It is hard to imagine today what a world without cars would be like. They have revolutionized human transportation. Most people are not really interested in knowing how cars work, as it is possible to drive them, without really knowing what happens under the hood. Read on to know more about the working of these engineering marvels.
It is not just about knowing enough, so that you can know what may have gone wrong in a car. It is about appreciating the beauty of a machine in action. When you understand how every tiny working part contributes and works in harmony to propel a car forward, you can't help but be amazed and respect man's engineering genius.
The explanation here will be very brief and simplified. If you want to know more, you must dig deeper into books, that talk about the actual working of the automobile.
How Does a Car Function?
In technical terminology, it is called an internal combustion engine. It derives force of motion, from the combustion of a fuel like gasoline or diesel. The explosive force created by the burning of fuels is converted into mechanical force.
An engine consists of multiple cylinders with movable pistons inside. Pistons are connected to the crankshaft. Every cylinder is a combustion chamber and is tightly sealed. Every working cycle of a car engine consists of four strokes:
- Intake: The fuel is taken into the chamber in vapor form, with opening of a valve and the piston goes down.
- Compression: The piston rises up while compressing the gaseous fuel.
- Combustion: Either the fuel gets self-ignited under compression or it's ignited by a spark plug. When it ignites, it causes an explosion which sends the piston down again. This motion of the piston is conveyed through the crankshaft to the flywheel, which ultimately turns the wheels through the transmission.
- Exhaust: The exhaust valve opens and the byproducts of combustion are released and directed through the catalytic converter (which filters out pollutant gases). From there, the gases are released through the tail pipe.
So, the energy released through chemical combustion is converted to mechanical motion of the piston and finally through the crankshaft, it turns the flywheel. That is how your car gets the force of propulsion and wheels get the torque which turns them.
Engine cycles like these keep happening in rapid succession, which gives the car more power and speed. Engine horsepower depends on how many such piston-based combustion chambers are connected to it.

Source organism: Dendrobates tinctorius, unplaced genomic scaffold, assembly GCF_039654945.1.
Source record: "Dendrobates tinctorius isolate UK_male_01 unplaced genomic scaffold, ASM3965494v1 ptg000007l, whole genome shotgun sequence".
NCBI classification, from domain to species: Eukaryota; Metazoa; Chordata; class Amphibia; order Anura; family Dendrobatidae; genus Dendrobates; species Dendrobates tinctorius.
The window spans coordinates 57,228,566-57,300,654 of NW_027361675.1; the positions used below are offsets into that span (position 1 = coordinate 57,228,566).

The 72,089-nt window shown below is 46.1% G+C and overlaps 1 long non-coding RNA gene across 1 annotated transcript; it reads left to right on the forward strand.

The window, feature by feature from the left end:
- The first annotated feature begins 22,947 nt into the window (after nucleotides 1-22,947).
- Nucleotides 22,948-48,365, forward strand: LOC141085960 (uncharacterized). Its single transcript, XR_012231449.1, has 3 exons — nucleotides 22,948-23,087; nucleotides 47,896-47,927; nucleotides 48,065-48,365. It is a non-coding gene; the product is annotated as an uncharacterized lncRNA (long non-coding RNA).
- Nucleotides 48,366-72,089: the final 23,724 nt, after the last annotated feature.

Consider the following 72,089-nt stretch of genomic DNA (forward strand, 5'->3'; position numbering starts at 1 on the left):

For example, a V8 engine, used in formula one racing, has eight combustion chambers. The compression ratio decides the amount of power drawn from a combustion engine.
The car needs an electrical support system, that powers everything from the ignition to the car lights and air conditioning. The battery is a set of electrochemical cells, that are rechargeable. The car generates its own power through the alternator, which is a dynamo that charges the battery, when it's moving.
Car motion depends on the engine and a gasoline powered engine's four stroke cycle cannot begin without a spark, from the spark plug. When you put in the key and turn the ignition on, power is supplied to the spark plugs, which fire the engine cycle. That's why, it is called the 'Ignition', as it ignites the gasoline and starts the engine cycle.
Working of the Transmission
Speed control and systematic harnessing of engine power is done through the gear transmission. As you may know, this transmission is either manual or automatic. The torque generated in the flywheel is transmitted through the transmission system to the wheels.
Gears help in deriving maximum torque from the flywheel and they help in adjusting the speeds. The torque is transmitted to the wheels, from the transmission, through the drive shaft. The drive shaft turns the axle and the wheels attached at the ends of it.
Besides this, there are brakes which help in stopping the car, by absorbing the rotational torque. The accelerator causes it to move faster, by feeding more gasoline during every engine cycle.
Another important part is the steering system of the car, which is a bit too complex for me to explain here. It is synchronized in such a way that when the car turns, the two wheels turn in the right turning radii. There are a lot many more aspects, which I haven't covered here, except the most important ones.
To know more, you might want to check up with your mechanic, who will be delighted to give you the lowdown on it. You could also attack automobile engineering texts, which will give you a deeper and more clearer explanation. Automobiles are beautiful machines, which are testimony to the ingenuity of the ones who built them.